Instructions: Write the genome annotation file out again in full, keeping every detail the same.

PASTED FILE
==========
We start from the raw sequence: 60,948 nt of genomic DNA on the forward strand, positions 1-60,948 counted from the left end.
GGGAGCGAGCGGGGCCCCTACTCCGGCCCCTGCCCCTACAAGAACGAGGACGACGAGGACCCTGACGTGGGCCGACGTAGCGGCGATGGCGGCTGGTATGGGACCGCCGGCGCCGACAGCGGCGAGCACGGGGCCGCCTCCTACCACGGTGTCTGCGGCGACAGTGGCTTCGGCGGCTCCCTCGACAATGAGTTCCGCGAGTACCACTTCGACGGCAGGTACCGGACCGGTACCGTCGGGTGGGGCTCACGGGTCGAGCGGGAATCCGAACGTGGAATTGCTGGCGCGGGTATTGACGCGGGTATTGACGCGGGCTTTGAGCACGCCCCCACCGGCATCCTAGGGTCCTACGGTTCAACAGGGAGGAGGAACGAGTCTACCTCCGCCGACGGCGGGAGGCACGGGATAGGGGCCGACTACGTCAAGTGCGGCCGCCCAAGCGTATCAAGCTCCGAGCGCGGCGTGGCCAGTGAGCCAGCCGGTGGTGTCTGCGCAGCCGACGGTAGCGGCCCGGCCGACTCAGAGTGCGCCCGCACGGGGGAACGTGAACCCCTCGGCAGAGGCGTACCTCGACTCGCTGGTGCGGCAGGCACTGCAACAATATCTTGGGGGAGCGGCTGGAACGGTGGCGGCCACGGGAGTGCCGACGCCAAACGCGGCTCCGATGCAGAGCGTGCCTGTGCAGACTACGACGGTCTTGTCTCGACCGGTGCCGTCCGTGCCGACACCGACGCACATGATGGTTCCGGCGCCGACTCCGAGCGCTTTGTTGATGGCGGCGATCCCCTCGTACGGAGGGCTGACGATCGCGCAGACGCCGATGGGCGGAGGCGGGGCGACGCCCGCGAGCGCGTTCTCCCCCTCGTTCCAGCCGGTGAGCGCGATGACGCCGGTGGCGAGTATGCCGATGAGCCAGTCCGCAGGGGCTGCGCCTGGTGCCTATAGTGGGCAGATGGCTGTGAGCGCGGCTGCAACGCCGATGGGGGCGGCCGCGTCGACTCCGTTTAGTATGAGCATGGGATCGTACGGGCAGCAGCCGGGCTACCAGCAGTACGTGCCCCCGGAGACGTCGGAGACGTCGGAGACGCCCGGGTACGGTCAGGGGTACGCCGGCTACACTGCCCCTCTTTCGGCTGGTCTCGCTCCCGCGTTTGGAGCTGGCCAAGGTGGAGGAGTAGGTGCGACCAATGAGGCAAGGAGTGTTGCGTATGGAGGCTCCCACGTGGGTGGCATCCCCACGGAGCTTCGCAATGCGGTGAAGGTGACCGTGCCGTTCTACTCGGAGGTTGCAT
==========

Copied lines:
We start from the raw sequence: 60,948 nt of genomic DNA on the forward strand, positions 1-60,948 counted from the left end.
GGGAGCGAGCGGGGCCCCTACTCCGGCCCCTGCCCCTACAAGAACGAGGACGACGAGGACCCTGACGTGGGCCGACGTAGCGGCGATGGCGGCTGGTATGGGACCGCCGGCGCCGACAGCGGCGAGCACGGGGCCGCCTCCTACCACGGTGTCTGCGGCGACAGTGGCTTCGGCGGCTCCCTCGACAATGAGTTCCGCGAGTACCACTTCGACGGCAGGTACCGGACCGGTACCGTCGGGTGGGGCTCACGGGTCGAGCGGGAATCCGAACGTGGAATTGCTGGCGCGGGTATTGACGCGGGTATTGACGCGGGCTTTGAGCACGCCCCCACCGGCATCCTAGGGTCCTACGGTTCAACAGGGAGGAGGAACGAGTCTACCTCCGCCGACGGCGGGAGGCACGGGATAGGGGCCGACTACGTCAAGTGCGGCCGCCCAAGCGTATCAAGCTCCGAGCGCGGCGTGGCCAGTGAGCCAGCCGGTGGTGTCTGCGCAGCCGACGGTAGCGGCCCGGCCGACTCAGAGTGCGCCCGCACGGGGGAACGTGAACCCCTCGGCAGAGGCGTACCTCGACTCGCTGGTGCGGCAGGCACTGCAACAATATCTTGGGGGAGCGGCTGGAACGGTGGCGGCCACGGGAGTGCCGACGCCAAACGCGGCTCCGATGCAGAGCGTGCCTGTGCAGACTACGACGGTCTTGTCTCGACCGGTGCCGTCCGTGCCGACACCGACGCACATGATGGTTCCGGCGCCGACTCCGAGCGCTTTGTTGATGGCGGCGATCCCCTCGTACGGAGGGCTGACGATCGCGCAGACGCCGATGGGCGGAGGCGGGGCGACGCCCGCGAGCGCGTTCTCCCCCTCGTTCCAGCCGGTGAGCGCGATGACGCCGGTGGCGAGTATGCCGATGAGCCAGTCCGCAGGGGCTGCGCCTGGTGCCTATAGTGGGCAGATGGCTGTGAGCGCGGCTGCAACGCCGATGGGGGCGGCCGCGTCGACTCCGTTTAGTATGAGCATGGGATCGTACGGGCAGCAGCCGGGCTACCAGCAGTACGTGCCCCCGGAGACGTCGGAGACGTCGGAGACGCCCGGGTACGGTCAGGGGTACGCCGGCTACACTGCCCCTCTTTCGGCTGGTCTCGCTCCCGCGTTTGGAGCTGGCCAAGGTGGAGGAGTAGGTGCGACCAATGAGGCAAGGAGTGTTGCGTATGGAGGCTCCCACGTGGGTGGCATCCCCACGGAGCTTCGCAATGCGGTGAAGGTGACCGTGCCGTTCTACTCGGAGGTTGCAT